I am Lady Hjordis, High Priestess of Awen Forge Coven.
I have come fully to the God and Goddess and to my Coven through various paths both secular and spiritual; but I have felt intuitively since I was a child that I was a witch. Career-wise, I have been a theatre manager, a private investigator, and currently I am a lawyer working with abused women and children.
As a child, I was raised in the Presbyterian Church. As an adult, I was drawn to the more liberal spiritual path encouraged by the Unitarian Universalist Church. However, in the fall of 1998, I found myself spiritually bereft. I was familiar with the “women’s spirituality movement” through feminist studies in college and law school. About this time, I read a book called The Feminine Face of God by Sherry Ruth Anderson and Patricia Hopkins. This book was a revelation to me, and I began reading extensively about Women’s Spirituality.
I grew up on the Main Line, and remembered several years earlier reading an article in the Main Line Times on a shop in Berwyn called The Heart of the Goddess. It had a picture of two women dressed in togas and surrounded by statuary and crystals. At the time, I thought they were flakes. (Hmmm, what does that make me now?) But given my studies, and a burning need for more answers, I looked up the store and visited one Saturday.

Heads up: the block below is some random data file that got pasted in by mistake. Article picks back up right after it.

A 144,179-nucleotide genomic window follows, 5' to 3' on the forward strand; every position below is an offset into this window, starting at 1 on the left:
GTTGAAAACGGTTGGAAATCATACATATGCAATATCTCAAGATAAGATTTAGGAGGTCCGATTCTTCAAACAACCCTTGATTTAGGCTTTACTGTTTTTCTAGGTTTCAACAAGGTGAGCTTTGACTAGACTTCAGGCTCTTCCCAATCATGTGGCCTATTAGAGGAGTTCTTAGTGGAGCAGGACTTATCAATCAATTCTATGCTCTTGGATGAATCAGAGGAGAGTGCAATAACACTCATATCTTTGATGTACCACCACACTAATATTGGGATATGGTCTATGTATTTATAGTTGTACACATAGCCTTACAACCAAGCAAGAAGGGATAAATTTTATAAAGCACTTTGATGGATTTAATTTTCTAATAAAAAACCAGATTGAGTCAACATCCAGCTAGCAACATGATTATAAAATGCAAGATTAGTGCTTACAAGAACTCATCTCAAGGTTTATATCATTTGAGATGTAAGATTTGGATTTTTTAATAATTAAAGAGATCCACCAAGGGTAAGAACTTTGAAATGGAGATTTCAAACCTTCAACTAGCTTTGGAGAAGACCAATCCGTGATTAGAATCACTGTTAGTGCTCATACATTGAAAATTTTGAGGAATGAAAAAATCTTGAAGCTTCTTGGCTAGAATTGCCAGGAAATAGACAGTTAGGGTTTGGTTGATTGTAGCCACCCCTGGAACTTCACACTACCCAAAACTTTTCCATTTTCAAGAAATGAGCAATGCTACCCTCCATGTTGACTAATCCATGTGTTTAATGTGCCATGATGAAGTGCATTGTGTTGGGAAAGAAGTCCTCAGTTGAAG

Being a witch, I no longer believe in coincidence; I believe in recognizing the opportunities and connections the universe presents to you. I now know this was a major crossroad in my personal path. The date was Samhain — October 31, 1998.
On my first visit, Sian, the cashier, gave me a copy of The Spiral Dance by Starhawk. I finished the book by Monday. I re-read the book again many times in the next few months. I began practicing Wicca as a solitary practitioner, using the rites and techniques described in various books I found, but again felt the need for more. I returned to the store in February of 1999. This time I purchased Drawing Down the Moon by Margot Adler. While I was there, I also picked up a flyer advertising a Wicca 101 class in April of 1999.
This class was taught by the woman who eventually became my High Priestess. It was an eight-week course attended regularly by five women. And those “opportunities and connections” made themselves apparent as soon as the class began. About half an hour into the first class, two of the women realized that they attended high school together. Another woman spoke about an NPR radio interview she had heard of a woman named Cynthia Lamb, the author of a book called Brigid’s Charge as one of the reasons for signing up for the class (great novel – hereditary female healer in colonial Philadelphia & NJ – the legend of the Jersey Devil). I had heard the same NPR interview shortly before I signed up for the class. It was wonderful to actually discuss everything I had read, discovered, and felt with others. It was even more wonderful to find out that there was so much more to learn.